Collingwood has copped a truckload of bumps - mostly off the field - in its quest to win back-to-back premierships.
A year of troublemakers, distractions and criticisms has added fuel to the Pies’ fire. The players will tell you they’re hungry to win consecutive AFL flags under Mick Malthouse’s leadership.
The Pies’ efforts are working to great effect, and the players realise they are in top nick for another crack at the flag.
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Nothing better symbolises the hypocrisy that surrounds sports betting in this country than this painting, which depicts the scenes in the Collingwood rooms after last year’s grand final.
You can’t see it at this resolution, but if you view the original painting up close, a betting slip is clearly visible in the hand of Tyson Goldsack, who is the bloke about fourth from the left standing against the wall with another player’s arm around his shoulder.
The slip contains the words “Mrs” and “80-1” and “first goal” – a reference to the successful bet Goldsack’s Mum placed on her son kicking the first goal. Nothing was untoward about that bet. But all the same, it’s a nice irony given the events of the past week.
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The biggest donkey-licking of the weekend wasn’t in New South Wales politics. It was at Melbourne’s Moonee Valley racecourse, where unbeaten mare Black Caviar went so fast it would have outpaced Mark Webber’s Red Bull. Actually, Melbourne trams go faster than Webber’s Red Bull. Anyway, you get the point.
Horse racing doesn’t get much of a run in the sports pages outside of Melbourne’s spring carnival, but with 11 wins from 11 starts, Black Caviar is already fit to graze in Phar Lap and Makybe Diva’s paddock, and has probably even earned the right to eat the nice green grass in the shady corner. Check her performance a few weeks back in the time-honoured Newmarket Handicap. Wow. She never got out of second gear.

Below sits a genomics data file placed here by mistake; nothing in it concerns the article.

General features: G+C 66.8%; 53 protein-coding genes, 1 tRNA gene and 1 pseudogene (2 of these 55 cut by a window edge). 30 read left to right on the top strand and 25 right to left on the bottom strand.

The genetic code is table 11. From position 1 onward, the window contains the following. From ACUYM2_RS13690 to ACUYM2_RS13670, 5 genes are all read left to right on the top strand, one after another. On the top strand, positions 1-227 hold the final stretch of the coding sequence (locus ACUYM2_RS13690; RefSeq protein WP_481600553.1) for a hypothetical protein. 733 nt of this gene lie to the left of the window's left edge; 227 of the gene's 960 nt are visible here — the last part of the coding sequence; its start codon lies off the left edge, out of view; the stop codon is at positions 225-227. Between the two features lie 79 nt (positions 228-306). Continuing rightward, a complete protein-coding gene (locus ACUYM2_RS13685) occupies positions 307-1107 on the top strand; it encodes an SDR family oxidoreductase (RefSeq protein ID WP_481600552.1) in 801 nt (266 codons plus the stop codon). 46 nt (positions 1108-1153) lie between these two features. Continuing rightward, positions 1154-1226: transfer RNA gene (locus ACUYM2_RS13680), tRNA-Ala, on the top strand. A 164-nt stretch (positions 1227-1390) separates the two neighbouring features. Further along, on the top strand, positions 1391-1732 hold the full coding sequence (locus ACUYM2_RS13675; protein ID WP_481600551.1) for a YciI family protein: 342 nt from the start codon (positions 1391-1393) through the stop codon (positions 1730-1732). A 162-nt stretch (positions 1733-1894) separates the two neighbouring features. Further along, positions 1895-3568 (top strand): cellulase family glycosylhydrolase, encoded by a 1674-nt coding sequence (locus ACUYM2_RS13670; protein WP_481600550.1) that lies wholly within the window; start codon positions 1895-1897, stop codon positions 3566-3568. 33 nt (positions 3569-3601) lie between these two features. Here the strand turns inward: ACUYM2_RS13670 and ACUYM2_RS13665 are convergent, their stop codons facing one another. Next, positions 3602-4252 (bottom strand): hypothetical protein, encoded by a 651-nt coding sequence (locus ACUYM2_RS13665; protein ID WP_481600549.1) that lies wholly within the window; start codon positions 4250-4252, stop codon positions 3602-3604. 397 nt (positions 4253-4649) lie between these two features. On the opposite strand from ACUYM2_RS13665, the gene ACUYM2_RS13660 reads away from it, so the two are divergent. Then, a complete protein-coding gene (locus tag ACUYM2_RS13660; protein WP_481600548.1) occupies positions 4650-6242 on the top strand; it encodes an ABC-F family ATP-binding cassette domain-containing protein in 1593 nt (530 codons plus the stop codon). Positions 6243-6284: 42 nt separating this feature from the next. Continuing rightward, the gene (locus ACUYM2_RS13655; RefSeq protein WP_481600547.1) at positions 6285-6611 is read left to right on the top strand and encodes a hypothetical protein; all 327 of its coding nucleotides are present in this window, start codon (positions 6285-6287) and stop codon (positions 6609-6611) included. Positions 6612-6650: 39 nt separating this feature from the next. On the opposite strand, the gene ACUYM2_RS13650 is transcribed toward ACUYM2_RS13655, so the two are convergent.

Ratings experts, who produce a formula which no one seriously pretends to understand, upgraded Black Caviar to 135 after that win, which is a statistical way of saying she deserves a speeding ticket. Rival trainers know this, and are now avoiding her. That’s why racing authorities offered prize money of $10,000 down to eighth place on Friday night, in a desperate attempt to attract a decent-sized field.
The Magpies’ 20-year premiership drought is over. Collingwood players were soaking up the sweetest feeling in AFL today after their 56-point annihilation of St Kilda in the Grand Final replay.
The nervous tension expended in last week’s draw proved to help the Magpies. Today they moved with confidence and precision.
The Pies blew away their cobwebs in last week’s draw. It proved a blessing in disguise as the Pies finally executed on their game plan.
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On the eve of the AFL Grand Final, I wrote just two words. Colliwobble Day.
It wasn’t a deliberate curse – I was simply acting on a sickly feeling that the Magpies might kind of wobble.
My instincts proved right, when the Pies died in the second half of their Grand Final showdown against the Saints. It’s scary, when you feel those Colliwobbles invading the hallowed turf once more.
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Collingwood are into a Grand Final.
If you’re a Collingwood supporter, read that line again, and let it sink in. If you’re not a Collingwood supporter, read that line again, and suck it up.
The lot of you have grown more obnoxious and annoying than anything our supporters could dish up. Nearly 40,000 people have joined some nonsense Facebook event: “The Day Collingwood Choke”. Their M.O.? “Collingwood are shit and we hate you.”
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After months of uncertainty last week had about it a sense of clarity.
With all the incessant talk about the rise of Collingwood, Geelong was finally going to set this season right. The undisputed heavyweight champions were going to teach the Pies a lesson about finals footy.
We all knew Travis Cloke couldn’t kick. Didak hangs up his boots at the end of August. Not even Dane Swan could carry a team by himself in the heat of a Prelim. Stacked up against 14 All-Australians in a team which had reached the mountain top twice in the last three years, Collingwood had no hope.
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Make no mistake - the mighty Collingwood Magpies are due.